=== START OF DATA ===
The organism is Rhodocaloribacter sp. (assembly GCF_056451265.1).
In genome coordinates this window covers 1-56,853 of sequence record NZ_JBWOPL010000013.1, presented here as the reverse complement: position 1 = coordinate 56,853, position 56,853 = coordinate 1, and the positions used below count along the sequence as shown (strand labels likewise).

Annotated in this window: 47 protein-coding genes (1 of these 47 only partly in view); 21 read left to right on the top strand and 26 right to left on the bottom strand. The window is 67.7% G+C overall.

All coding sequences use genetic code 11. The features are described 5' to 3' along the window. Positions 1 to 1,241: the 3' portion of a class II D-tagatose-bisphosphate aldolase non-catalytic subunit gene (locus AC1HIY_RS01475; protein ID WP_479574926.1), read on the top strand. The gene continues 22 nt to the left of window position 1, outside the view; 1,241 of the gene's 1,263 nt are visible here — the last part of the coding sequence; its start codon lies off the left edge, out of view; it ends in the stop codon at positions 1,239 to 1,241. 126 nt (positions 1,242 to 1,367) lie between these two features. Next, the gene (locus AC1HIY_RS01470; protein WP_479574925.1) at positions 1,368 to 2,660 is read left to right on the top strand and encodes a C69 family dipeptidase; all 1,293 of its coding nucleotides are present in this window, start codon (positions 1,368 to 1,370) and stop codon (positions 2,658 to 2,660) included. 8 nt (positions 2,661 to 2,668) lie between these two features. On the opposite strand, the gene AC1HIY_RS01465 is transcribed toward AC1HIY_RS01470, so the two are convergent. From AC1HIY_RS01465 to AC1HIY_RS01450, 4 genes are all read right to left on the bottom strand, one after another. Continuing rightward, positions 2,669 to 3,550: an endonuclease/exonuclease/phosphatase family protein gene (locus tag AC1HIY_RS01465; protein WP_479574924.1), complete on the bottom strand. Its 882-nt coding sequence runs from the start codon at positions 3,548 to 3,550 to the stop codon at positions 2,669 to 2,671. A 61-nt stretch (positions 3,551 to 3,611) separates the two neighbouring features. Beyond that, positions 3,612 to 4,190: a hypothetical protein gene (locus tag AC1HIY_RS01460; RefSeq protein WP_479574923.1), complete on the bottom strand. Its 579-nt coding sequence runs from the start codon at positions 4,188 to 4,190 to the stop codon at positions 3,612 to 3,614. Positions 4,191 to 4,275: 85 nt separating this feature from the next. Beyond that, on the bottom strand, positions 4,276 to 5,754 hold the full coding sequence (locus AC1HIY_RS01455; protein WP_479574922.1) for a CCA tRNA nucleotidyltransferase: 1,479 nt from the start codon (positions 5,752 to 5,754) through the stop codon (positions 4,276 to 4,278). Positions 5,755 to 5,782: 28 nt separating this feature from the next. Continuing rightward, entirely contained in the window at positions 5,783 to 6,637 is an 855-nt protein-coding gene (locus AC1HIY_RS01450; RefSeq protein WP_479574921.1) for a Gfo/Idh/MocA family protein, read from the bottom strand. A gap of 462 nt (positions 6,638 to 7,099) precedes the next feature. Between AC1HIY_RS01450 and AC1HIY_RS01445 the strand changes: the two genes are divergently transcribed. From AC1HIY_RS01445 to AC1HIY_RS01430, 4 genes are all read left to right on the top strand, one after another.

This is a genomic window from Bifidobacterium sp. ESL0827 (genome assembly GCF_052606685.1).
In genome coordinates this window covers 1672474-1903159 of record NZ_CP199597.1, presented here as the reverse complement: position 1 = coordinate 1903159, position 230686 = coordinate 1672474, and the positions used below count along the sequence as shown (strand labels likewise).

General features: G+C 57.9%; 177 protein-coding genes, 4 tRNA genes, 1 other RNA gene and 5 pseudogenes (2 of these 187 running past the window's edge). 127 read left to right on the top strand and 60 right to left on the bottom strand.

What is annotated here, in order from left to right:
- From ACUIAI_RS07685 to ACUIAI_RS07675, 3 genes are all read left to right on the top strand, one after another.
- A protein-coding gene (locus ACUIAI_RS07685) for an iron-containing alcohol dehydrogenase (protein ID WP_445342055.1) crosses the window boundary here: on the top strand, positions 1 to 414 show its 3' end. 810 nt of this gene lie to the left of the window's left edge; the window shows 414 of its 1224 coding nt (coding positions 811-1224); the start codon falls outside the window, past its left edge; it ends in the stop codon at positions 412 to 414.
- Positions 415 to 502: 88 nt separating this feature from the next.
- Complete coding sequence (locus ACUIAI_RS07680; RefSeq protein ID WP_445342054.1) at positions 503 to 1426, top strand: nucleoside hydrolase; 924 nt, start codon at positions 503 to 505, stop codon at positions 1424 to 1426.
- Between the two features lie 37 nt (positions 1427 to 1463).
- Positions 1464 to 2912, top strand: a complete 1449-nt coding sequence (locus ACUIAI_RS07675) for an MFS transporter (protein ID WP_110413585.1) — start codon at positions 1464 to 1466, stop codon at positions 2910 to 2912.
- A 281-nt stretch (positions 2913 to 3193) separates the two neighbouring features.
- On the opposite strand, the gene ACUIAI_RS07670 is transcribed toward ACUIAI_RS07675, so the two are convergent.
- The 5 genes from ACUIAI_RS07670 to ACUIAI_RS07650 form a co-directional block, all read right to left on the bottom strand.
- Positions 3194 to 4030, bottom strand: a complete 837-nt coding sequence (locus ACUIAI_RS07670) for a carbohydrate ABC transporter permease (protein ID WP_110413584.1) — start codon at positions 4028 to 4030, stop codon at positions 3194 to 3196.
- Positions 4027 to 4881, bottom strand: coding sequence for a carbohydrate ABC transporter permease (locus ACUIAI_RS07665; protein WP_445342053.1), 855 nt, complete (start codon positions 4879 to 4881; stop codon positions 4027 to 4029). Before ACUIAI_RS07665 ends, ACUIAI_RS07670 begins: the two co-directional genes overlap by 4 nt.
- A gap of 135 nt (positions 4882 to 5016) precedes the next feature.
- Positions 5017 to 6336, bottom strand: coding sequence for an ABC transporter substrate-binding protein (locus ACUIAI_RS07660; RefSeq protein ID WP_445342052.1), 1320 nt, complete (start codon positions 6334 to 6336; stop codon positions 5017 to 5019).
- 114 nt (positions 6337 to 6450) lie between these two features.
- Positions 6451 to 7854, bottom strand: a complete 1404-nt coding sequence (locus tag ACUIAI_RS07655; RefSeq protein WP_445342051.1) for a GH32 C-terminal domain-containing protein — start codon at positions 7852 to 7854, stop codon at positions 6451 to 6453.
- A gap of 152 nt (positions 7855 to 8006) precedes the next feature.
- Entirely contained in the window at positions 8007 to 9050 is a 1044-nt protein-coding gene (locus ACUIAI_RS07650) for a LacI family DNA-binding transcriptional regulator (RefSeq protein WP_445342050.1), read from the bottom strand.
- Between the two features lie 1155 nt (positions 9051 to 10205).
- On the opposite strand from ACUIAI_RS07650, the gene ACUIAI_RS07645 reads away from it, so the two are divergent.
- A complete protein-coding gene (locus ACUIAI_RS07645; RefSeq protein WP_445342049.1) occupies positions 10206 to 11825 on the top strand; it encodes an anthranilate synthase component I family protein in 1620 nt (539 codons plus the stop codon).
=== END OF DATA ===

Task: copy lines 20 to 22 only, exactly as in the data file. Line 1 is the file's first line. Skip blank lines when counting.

- A gap of 135 nt (positions 4882 to 5016) precedes the next feature.
- Positions 5017 to 6336, bottom strand: coding sequence for an ABC transporter substrate-binding protein (locus ACUIAI_RS07660; RefSeq protein ID WP_445342052.1), 1320 nt, complete (start codon positions 6334 to 6336; stop codon positions 5017 to 5019).
- 114 nt (positions 6337 to 6450) lie between these two features.